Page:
Indeed, the utilities sector was a new market for many providers at the time. Even though Raytheon is one of the leading BPO vendors in the industry, until it began serving DTE Energy, it had never delivered end-to-end learning BPO to anyone in this sector. As it turns out, DTE Energy is now Raytheon’s anchor client in the utilities business, and the provider said it has learned from the experience as well.
“With this particular engagement, the subject matter phase of it was a little different from what we experienced in the past. They had electrical, gas, and distribution businesses,” explained Dennis Guzik, a program manager at Raytheon. He and other members of the team pointed out that compliance and safety were two considerations that rose above all others in delivering curriculum and administrative services to DTE Energy.
Another way in which DTE Energy was unique in its learning services was that 98 percent of the courses were instructor-led training (ILT), which necessarily results in a high-cost base. Raytheon said it is working with the company to shift the ratio to a mix of 30 percent ILT and 70 percent online, although a 50-50 blend is more likely.
“A high priority is to create a safe and secure environment. To that end, you have to be very mindful of the federal regulations, state regulations, and city regulations. All of that drives their business,” added Raytheon’s Kathleen LaSalle, program manager.
Beyond industry experience, Raytheon also considered vendors’ strength of solution. Kelly said the selection process examined the details of the proposed offering, how deep it was, tangible examples of those solutions at work, and other factors.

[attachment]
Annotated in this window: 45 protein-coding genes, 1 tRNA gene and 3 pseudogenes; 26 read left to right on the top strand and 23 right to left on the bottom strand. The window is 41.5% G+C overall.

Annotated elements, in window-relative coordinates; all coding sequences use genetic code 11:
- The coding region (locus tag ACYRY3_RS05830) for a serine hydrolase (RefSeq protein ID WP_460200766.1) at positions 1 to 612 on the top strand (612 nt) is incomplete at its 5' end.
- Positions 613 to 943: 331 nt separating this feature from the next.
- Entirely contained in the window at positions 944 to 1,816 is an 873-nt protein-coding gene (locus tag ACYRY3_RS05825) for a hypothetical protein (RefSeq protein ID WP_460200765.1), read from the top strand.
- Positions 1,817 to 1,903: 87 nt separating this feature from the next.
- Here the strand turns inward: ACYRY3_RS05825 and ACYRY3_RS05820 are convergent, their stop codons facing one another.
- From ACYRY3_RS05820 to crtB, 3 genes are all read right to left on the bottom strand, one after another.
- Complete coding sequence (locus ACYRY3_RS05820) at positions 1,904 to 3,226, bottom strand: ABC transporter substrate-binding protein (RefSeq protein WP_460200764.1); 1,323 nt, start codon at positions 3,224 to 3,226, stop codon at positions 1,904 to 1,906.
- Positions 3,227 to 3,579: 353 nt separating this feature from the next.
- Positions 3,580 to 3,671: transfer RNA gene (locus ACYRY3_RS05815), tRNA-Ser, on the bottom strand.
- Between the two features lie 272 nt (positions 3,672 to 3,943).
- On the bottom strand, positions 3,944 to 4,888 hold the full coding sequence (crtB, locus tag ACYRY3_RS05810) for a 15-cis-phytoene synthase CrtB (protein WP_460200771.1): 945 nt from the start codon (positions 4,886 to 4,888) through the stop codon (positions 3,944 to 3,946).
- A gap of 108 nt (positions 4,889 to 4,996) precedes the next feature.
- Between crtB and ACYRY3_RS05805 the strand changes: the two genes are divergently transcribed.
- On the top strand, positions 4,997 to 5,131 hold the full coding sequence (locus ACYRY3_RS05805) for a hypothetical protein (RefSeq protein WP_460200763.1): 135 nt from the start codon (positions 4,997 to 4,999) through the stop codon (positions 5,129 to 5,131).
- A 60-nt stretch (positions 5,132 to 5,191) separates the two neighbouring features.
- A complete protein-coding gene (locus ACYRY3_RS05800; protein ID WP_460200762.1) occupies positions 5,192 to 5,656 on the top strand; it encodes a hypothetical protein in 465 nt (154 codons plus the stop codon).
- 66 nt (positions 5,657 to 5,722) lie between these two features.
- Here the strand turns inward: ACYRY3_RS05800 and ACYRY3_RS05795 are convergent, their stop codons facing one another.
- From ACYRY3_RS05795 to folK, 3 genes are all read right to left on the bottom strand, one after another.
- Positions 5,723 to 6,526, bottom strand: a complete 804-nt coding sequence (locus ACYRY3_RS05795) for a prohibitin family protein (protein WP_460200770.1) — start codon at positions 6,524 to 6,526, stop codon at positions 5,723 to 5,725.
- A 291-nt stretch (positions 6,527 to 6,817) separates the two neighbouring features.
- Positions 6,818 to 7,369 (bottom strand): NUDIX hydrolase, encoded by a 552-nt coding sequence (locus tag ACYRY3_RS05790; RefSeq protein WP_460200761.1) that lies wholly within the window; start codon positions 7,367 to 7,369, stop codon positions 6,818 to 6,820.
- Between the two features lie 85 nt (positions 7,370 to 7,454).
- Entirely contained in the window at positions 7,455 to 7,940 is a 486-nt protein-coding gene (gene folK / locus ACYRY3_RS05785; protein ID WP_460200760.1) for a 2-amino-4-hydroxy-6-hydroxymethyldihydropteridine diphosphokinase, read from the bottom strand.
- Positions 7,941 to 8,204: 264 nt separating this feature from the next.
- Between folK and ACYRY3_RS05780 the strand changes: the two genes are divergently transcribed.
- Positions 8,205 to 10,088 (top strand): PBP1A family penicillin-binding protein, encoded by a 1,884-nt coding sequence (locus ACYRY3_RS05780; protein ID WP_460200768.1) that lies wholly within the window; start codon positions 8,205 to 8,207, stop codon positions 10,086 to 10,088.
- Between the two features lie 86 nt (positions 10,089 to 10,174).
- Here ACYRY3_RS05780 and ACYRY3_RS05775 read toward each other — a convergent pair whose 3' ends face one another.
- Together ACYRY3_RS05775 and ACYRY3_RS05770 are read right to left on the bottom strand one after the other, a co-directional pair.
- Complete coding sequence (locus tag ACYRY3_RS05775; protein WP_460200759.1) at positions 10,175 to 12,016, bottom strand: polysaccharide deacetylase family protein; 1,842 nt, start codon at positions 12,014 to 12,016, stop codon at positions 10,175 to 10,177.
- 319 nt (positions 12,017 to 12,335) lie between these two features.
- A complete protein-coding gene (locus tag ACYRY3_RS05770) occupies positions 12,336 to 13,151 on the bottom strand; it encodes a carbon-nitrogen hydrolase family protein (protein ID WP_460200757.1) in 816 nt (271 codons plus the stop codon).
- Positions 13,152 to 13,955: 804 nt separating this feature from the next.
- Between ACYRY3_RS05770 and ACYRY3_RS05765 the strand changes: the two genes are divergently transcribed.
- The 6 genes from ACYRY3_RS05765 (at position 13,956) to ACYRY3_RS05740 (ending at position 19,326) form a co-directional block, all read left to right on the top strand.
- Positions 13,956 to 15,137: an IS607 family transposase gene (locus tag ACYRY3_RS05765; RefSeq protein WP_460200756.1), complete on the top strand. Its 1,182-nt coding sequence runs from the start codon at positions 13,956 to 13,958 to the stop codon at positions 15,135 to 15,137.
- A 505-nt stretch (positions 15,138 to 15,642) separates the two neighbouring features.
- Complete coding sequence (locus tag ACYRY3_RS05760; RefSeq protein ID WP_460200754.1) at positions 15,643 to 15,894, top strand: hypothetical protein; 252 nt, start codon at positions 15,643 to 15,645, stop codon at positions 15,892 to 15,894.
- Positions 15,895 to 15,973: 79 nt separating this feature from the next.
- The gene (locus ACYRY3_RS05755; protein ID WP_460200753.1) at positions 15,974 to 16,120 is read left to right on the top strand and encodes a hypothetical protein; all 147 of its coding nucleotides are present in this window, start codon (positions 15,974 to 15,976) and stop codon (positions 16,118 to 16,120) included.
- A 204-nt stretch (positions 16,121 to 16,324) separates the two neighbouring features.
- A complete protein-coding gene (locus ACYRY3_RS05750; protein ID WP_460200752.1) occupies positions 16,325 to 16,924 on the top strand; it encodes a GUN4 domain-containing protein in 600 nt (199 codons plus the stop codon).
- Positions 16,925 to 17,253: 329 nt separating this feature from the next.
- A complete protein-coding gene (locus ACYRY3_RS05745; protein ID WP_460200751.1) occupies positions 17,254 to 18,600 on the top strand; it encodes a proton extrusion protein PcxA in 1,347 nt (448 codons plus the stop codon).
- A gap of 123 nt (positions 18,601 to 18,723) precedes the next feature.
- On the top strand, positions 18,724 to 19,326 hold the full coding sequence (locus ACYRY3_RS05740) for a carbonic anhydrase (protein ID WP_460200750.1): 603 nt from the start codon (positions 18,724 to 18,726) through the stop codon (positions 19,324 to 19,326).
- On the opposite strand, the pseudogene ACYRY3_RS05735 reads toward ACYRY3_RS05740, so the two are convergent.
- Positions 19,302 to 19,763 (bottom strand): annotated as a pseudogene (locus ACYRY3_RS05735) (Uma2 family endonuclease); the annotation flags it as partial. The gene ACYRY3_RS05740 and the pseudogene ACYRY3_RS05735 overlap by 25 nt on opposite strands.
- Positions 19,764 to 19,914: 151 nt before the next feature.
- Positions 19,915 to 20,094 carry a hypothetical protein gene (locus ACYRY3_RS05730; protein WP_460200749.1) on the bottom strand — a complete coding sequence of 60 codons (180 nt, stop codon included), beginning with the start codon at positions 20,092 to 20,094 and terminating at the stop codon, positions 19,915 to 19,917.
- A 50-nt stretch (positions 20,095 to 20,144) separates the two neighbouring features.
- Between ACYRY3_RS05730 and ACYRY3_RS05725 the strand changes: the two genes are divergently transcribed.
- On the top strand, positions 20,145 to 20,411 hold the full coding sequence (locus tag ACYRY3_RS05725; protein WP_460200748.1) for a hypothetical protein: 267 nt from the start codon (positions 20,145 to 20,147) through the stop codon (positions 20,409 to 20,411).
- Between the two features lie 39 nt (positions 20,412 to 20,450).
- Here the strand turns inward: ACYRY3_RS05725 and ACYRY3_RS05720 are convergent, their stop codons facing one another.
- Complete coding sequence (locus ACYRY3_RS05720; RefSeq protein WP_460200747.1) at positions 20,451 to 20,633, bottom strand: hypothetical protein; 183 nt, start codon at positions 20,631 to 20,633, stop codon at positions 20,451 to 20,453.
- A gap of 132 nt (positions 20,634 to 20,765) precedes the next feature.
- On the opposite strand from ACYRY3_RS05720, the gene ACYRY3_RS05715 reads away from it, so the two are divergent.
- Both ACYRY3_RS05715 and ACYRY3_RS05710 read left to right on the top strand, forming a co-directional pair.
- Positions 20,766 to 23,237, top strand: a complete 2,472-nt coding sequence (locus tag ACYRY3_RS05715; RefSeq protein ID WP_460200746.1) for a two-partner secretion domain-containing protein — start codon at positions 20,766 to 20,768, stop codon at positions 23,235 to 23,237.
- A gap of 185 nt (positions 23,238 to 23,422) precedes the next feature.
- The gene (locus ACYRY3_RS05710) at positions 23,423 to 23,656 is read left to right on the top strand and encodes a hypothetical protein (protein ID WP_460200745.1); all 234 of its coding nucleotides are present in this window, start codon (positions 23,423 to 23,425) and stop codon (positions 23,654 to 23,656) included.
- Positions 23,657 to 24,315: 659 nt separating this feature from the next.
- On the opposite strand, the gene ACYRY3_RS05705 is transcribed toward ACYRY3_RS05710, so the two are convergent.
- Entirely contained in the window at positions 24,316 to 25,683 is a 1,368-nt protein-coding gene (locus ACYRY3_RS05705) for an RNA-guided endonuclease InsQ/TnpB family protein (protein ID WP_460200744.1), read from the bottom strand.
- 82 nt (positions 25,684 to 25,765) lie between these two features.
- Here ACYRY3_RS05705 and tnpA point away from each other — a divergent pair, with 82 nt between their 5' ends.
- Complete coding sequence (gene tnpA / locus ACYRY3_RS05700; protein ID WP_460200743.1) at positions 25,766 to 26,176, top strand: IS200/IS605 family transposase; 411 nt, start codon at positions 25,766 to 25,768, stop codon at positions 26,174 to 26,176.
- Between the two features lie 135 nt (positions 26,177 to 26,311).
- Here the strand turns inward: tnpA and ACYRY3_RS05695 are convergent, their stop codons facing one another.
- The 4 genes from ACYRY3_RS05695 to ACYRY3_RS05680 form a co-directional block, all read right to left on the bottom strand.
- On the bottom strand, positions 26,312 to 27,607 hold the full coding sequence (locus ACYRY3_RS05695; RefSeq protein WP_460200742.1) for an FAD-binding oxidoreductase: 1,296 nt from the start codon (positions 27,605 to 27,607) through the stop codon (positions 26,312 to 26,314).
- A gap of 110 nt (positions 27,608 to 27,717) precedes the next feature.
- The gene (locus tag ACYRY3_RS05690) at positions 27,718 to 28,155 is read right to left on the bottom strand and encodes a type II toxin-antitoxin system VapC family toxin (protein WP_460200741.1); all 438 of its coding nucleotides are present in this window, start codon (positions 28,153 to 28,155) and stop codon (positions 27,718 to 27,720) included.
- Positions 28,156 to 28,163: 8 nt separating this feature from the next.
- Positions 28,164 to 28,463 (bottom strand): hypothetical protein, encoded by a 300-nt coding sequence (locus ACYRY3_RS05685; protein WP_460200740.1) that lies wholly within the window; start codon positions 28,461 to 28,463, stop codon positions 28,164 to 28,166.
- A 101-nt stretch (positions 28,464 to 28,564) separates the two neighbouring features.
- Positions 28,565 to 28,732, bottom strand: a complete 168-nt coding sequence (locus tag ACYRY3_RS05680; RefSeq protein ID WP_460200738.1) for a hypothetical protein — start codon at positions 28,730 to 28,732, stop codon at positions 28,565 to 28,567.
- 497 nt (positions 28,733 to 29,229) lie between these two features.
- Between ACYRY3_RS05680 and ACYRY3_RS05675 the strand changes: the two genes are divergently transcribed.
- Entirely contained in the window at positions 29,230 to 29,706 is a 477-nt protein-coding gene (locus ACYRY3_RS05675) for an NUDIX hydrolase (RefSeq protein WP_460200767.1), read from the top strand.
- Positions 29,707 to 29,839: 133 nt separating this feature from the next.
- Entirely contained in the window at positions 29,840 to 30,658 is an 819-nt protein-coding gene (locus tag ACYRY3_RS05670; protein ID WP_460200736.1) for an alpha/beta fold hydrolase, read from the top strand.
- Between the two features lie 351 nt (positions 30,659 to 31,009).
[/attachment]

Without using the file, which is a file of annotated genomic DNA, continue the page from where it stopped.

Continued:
As far as the personnel factor was concerned, DTE Energy wanted to make sure there was a cultural fit with its employees and that some of its workers would transition to the provider. “Because of the people involved in DTE Energy at the time and my affinity toward them, I wanted to make sure the solution brought forth for transformation and transition really spoke to how they would work with people and what kind of approach they would take,” Kelly recalled.
A final wrinkle to the project was the company’s migration to an SAP platform in 2007. Previously, it was using the Plateau learning management system and a home-grown system before that, but Kelly said he was concerned that implementing the learning BPO solution at the same time that SAP was being adopted would have resulted in significant difficulties for the workforce. As it turned out, he was right. After the initial implementation, satisfaction levels fell, which Kelly said was in part attributable to the technology shift. Some users of the LMS also had difficulties with adopting the new system, but that was an anticipated issue that Kelly and his team quickly addressed. He conceded that more work is needed to further improve the platform and move the process to his desired state.
“The processes we have documented and on which we worked with Raytheon to improve now emulate what we think are relatively good processes. But we don’t have total automation end to end, and there are things we have to do manually that we don’t want to do,” he said.